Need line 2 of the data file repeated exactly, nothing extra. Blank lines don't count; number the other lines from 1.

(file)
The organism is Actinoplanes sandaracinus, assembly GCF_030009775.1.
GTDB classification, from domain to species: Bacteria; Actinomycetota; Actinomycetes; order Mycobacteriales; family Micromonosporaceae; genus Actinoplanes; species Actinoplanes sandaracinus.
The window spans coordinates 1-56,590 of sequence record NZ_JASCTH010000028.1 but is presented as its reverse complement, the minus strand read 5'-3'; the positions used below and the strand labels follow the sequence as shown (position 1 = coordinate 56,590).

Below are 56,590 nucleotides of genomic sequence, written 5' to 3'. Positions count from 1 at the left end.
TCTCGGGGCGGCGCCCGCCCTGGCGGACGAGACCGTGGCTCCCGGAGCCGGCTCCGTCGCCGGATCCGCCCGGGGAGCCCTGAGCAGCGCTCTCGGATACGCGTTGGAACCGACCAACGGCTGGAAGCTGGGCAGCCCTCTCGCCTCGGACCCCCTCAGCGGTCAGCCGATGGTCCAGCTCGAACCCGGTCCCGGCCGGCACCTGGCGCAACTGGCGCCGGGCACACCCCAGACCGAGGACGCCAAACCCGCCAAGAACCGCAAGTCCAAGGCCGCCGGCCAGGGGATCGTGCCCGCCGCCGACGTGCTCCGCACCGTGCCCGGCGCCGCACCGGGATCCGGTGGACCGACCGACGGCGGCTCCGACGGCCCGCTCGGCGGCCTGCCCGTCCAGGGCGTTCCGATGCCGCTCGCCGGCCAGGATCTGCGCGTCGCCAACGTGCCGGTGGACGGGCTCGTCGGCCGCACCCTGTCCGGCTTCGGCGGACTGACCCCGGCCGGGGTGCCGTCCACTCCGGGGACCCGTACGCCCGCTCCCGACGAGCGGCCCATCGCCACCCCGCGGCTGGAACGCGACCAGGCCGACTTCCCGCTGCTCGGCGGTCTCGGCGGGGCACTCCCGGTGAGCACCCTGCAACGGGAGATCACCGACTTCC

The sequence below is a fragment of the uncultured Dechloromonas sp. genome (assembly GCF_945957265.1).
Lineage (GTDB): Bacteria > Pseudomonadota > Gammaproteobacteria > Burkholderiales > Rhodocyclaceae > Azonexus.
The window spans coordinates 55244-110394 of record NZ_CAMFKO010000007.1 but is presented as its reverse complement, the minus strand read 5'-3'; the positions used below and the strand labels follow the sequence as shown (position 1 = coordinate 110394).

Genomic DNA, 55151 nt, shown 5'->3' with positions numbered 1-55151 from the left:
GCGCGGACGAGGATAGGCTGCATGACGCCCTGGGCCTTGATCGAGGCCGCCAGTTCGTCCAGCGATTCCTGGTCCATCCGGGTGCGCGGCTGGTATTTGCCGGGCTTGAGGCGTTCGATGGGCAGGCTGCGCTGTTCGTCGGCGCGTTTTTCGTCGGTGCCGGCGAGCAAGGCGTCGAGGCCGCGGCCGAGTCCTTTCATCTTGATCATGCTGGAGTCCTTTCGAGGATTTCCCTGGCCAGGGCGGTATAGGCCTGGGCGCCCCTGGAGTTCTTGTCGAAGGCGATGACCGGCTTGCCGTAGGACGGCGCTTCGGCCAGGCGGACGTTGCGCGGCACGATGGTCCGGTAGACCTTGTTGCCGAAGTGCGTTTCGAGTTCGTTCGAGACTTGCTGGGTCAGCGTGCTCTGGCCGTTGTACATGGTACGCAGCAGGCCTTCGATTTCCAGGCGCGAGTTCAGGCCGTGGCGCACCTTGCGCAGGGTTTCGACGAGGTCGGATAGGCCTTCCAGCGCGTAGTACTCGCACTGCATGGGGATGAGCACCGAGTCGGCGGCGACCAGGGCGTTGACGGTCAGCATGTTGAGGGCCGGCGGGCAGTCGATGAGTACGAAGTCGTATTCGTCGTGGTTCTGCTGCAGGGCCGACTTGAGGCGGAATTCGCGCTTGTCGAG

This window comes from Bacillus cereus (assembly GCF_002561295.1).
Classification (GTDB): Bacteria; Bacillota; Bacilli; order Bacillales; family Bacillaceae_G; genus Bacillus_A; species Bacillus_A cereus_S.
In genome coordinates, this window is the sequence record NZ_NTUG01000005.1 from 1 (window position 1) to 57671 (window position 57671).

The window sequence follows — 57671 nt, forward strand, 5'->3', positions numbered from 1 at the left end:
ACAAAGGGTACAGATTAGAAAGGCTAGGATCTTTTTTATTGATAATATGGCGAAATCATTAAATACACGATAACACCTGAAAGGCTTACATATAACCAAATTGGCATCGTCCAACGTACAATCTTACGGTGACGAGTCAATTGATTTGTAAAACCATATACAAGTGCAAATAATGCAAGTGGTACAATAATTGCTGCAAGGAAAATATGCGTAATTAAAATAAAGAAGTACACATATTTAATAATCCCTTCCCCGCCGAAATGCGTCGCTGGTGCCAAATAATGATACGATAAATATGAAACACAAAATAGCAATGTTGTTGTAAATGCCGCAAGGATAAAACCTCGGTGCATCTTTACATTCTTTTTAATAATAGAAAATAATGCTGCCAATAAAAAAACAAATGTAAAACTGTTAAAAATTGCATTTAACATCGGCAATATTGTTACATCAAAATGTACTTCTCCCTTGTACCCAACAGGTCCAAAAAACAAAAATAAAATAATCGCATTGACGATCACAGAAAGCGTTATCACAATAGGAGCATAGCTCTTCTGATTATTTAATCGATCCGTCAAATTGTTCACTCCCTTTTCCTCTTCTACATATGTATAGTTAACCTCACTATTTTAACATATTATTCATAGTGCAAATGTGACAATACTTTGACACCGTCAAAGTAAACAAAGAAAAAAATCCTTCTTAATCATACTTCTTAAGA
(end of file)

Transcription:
GTDB classification, from domain to species: Bacteria; Actinomycetota; Actinomycetes; order Mycobacteriales; family Micromonosporaceae; genus Actinoplanes; species Actinoplanes sandaracinus.